The Detailed Explanation of GPU Turbo

Under the hood, Huawei uses TensorFlow neural network models that are pre-trained by the company on a title-by-title basis. By examining the title in detail, over many thousands of hours (real or simulated), the neural network can build its own internal model of how the game runs and its power/performance requirements. The end result can be put into one dense sentence:

Optimized Per-Device Per-Game DVFS Control using Neural Networks

In the training phase, the network analyzes and adjusts the SoC’s DVFS parameters in order to achieve the best possible performance while minimizing power consumption. This entails trying its best to hit the nearest DVFS states on the CPUs, GPU, and memory controllers that still allow for hitting 60fps, yet without going to any higher state than is necessary (in other words, minimizing performance headroom). The end result is that for every unit of work that the CPU/GPU/DRAM has to do or manage, the corresponding hardware block has the perfectly optimized amount of power needed. This has a knock-on effect for both performance and power consumption, but mostly in the latter.

The resulting model is then included in the firmware for devices that support GPU Turbo. Each title has a specific network model for each smartphone, as the workload varies with the title and the resources available vary with the phone model. As far as we understand the technology, on the device itself there appears to be an interception layer between the application and GPU driver which monitors render calls. These serve as inputs to the neural network model.  Because the network model was trained to output the DVFS settings that would be most optimal for a given scene, the GPU Turbo mechanism can apply this immediately to the hardware and adjust the DVFS accordingly.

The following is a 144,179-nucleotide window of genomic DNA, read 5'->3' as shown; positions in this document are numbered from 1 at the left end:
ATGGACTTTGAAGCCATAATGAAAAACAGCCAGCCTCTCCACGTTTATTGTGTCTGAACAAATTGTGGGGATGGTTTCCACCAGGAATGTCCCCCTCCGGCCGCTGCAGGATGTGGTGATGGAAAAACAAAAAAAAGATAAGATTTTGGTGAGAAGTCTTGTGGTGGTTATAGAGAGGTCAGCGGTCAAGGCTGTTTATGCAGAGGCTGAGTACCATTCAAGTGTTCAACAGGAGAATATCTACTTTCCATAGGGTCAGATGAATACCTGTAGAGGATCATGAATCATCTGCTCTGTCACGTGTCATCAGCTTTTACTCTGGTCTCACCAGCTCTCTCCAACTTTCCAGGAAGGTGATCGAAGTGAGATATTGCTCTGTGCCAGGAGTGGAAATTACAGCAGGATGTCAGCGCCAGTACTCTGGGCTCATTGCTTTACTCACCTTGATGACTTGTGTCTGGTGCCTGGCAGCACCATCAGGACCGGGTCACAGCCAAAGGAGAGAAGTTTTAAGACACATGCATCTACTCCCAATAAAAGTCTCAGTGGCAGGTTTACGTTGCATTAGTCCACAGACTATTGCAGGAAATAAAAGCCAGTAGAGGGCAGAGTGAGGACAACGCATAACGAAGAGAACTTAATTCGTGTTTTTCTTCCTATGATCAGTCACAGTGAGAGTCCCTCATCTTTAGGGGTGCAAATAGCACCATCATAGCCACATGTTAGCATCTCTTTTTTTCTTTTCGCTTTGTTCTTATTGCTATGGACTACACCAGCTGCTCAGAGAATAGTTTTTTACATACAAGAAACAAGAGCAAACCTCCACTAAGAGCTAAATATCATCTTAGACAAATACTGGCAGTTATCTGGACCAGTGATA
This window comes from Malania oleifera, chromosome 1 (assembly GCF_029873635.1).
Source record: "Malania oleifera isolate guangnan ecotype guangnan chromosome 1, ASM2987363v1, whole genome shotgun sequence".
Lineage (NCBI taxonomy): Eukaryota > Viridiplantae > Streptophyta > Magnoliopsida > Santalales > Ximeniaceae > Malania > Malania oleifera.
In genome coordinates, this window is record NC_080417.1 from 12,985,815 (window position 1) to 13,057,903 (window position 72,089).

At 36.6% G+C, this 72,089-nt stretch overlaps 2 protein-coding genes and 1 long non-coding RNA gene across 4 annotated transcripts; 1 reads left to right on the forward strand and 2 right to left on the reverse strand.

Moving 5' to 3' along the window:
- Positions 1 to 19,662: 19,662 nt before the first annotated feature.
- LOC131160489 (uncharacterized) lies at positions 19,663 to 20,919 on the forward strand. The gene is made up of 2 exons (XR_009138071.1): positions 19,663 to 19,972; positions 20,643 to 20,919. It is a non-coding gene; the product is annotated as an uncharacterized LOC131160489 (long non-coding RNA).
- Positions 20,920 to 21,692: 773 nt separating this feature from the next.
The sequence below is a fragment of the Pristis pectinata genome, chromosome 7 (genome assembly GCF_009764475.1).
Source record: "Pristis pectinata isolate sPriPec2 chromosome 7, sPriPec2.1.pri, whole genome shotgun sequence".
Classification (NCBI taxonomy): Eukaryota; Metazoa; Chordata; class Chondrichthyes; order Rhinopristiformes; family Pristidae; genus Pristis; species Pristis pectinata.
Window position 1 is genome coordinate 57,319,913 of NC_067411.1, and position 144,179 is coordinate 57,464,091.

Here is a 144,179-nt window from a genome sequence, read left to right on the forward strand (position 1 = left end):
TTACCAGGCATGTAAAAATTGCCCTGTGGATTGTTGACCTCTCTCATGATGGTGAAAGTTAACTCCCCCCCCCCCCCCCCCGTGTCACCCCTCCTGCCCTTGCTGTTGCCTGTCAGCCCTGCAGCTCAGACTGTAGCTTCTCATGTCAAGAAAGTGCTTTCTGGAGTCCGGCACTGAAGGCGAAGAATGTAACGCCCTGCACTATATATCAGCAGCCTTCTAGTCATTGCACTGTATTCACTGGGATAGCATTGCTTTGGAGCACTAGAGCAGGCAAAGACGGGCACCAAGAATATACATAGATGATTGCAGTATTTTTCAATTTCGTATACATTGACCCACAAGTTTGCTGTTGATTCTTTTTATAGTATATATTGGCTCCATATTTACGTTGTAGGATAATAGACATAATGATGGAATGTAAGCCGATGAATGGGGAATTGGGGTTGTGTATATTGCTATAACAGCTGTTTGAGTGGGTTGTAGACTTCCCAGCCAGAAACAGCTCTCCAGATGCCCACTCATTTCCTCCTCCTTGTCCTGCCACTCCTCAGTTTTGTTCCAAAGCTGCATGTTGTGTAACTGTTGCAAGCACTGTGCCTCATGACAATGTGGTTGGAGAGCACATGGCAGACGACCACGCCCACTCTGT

For SoCs that have them, the inferencing (execution) of the network model is accelerated by the SoC’s own NPU. Where GPU Turbo is introduced in SoCs that don’t sport an NPU, a CPU software fall-back is used. This allows for extremely fast prediction. One thing that I do have to wonder is just how much rendering latency this induces, however it can’t be that much and Huawei says they focus a lot on this area of the implementation. Huawei confirmed that these models are all 16-bit floating point (FP16), which means that for future devices like the Kirin 980, further optimization might occur through using INT8 models based on the new NPU support.

Essentially, because GPU Turbo is in effect a DVFS mechanism that works in conjunction with the rendering pipeline and with a much finer granularity, it’s able to predict the hardware requirements for the coming frame and adjust accordingly. This is how GPU Turbo in particular is able to make claims of much reduced performance jitter versus more conventional "reactive" DVFS drivers, which just monitor GPU utilization rate via hardware counters and adapt after-the-fact.